Courts of other states are equally adamant: the UCCJEA does not address the question of venue. For example, in Arteaga v. Texas Dept. of Protective and Regulatory Services, 924 S.W.2d 756 (Tex. App.-Austin, 1996), the court rejected the argument that only the actual court that issued the original custody order could modify that order. There, the appellate court stated:

We reject Raul's argument because he confuses the concepts of venue and jurisdiction. A district court's statutory authority for subject-matter jurisdiction over termination suits may now be found in the Texas version of the UCCJA. See Tex. Fam. Code Ann. §§§§ 102.011-.012, 152.001(a) (West 1996); Abderholden v. Morizot, 856 S.W.2d 829, 832 (Tex. App.--Austin 1993, no writ). The venue statute comes into play only after the trial court has determined that Texas courts have jurisdiction over the custody dispute. The venue statute fixes the proper location for the proceeding among the various Texas courts that could exercise jurisdiction over the action under the UCCJA.

924 S.W.2d at 762.

Similarly, in Barnett v. Klein, 765 P.2d 777 (Okla. 1988), the court noted:

The stated purpose of the UCCJA is to avoid jurisdictional conflict between courts of different states. 10 O.S.1981, §§ 1602(1). Language involving intrastate jurisdictional and venue disputes is conspicuously absent. The legislature having not seen fit to make the Act apply in purely intrastate controversies, we acknowledge that it does not apply in this case.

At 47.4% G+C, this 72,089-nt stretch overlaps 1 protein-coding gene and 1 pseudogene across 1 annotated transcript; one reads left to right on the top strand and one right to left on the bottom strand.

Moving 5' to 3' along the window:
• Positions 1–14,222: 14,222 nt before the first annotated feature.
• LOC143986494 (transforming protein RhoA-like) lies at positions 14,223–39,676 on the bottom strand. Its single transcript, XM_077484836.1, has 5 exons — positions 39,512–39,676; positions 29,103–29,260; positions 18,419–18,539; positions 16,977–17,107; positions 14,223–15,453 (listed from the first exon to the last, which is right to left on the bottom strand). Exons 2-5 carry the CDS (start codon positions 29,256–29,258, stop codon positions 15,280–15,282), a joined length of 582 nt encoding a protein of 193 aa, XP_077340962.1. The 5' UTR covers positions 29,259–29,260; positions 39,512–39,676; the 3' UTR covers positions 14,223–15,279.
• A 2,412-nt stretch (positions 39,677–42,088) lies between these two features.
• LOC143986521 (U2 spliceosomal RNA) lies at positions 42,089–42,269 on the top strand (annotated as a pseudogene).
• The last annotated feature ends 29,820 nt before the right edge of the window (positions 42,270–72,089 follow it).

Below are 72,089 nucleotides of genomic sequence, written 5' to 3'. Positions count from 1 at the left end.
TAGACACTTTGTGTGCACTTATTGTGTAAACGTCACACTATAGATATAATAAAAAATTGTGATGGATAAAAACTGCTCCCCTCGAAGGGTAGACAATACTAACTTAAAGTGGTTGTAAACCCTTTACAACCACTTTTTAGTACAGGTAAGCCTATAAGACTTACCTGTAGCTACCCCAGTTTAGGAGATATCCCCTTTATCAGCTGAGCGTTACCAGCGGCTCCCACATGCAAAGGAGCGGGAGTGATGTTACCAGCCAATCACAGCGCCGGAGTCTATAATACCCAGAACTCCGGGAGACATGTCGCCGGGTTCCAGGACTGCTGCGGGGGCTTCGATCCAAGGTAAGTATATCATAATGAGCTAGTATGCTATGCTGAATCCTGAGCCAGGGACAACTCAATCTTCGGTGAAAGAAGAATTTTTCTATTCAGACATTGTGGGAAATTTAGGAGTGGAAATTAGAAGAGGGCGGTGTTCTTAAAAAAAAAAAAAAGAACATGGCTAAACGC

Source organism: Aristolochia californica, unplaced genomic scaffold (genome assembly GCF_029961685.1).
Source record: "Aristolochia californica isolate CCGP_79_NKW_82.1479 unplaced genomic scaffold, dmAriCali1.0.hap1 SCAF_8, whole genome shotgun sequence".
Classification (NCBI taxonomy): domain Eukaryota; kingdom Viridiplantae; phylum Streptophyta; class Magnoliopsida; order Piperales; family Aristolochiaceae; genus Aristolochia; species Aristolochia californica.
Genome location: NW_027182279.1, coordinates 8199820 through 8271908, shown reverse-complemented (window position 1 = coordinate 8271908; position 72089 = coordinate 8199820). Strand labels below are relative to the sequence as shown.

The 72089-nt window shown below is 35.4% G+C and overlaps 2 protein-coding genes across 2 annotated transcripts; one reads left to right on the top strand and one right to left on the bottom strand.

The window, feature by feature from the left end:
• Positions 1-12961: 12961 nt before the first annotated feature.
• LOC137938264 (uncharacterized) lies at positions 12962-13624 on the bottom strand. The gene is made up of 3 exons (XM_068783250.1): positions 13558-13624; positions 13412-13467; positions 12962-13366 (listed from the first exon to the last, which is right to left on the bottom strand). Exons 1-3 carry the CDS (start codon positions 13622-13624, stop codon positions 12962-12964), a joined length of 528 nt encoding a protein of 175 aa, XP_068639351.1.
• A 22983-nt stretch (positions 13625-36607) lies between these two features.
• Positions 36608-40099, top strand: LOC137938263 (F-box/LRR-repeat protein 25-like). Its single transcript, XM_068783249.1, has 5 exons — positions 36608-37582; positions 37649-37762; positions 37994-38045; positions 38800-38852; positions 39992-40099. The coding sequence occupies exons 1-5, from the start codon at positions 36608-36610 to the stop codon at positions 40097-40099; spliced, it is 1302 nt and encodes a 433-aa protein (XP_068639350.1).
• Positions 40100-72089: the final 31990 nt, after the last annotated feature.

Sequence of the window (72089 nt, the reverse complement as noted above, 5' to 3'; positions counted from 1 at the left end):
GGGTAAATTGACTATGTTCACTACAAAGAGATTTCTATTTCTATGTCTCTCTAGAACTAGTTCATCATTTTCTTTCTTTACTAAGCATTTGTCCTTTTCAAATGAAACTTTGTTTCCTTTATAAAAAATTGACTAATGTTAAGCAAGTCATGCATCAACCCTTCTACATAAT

765 P.2d at 781. Accord Cummings v. Cummings, 1999 WL 30921, *2 (Conn. Super. 1999) (ruling on venue was not ruling on jurisdiction under UCCJA); Carr v. Carr, 464 So.2d 221 (Fla. 1st DCA 1985) (the UCCJA makes no mention of venue; venue is thus controlled by the general venue statute); In re Custody of Booty, 665 So.2d 444 (La. Ct. App. 1 Cir. 1995) (holding that the provisions of the Uniform Child Custody Jurisdiction Act (UCCJA) do not resolve the dispute between two competing parishes in Louisiana); Dugie v. Cameron, 126 N.M. 433, 971 P.2d 390 (1998) (noting that UCCJEA purports to control the resolution of potential jurisdictional conflicts between the courts of two or more states, but does not control intrastate venue challenges); In re Oates, 104 S.W.3d 571 (Tex. App. - El Paso, 2003) (Texas venue statute did not control question of interstate jurisdiction under UCCJA).

The conclusion to be drawn from these cases interpreting the UCCJEA's provision on exclusive, continuing jurisdiction is clear: a trial court commits manifest error when it uses the UCCJEA to determine where venue in a particular state is proper.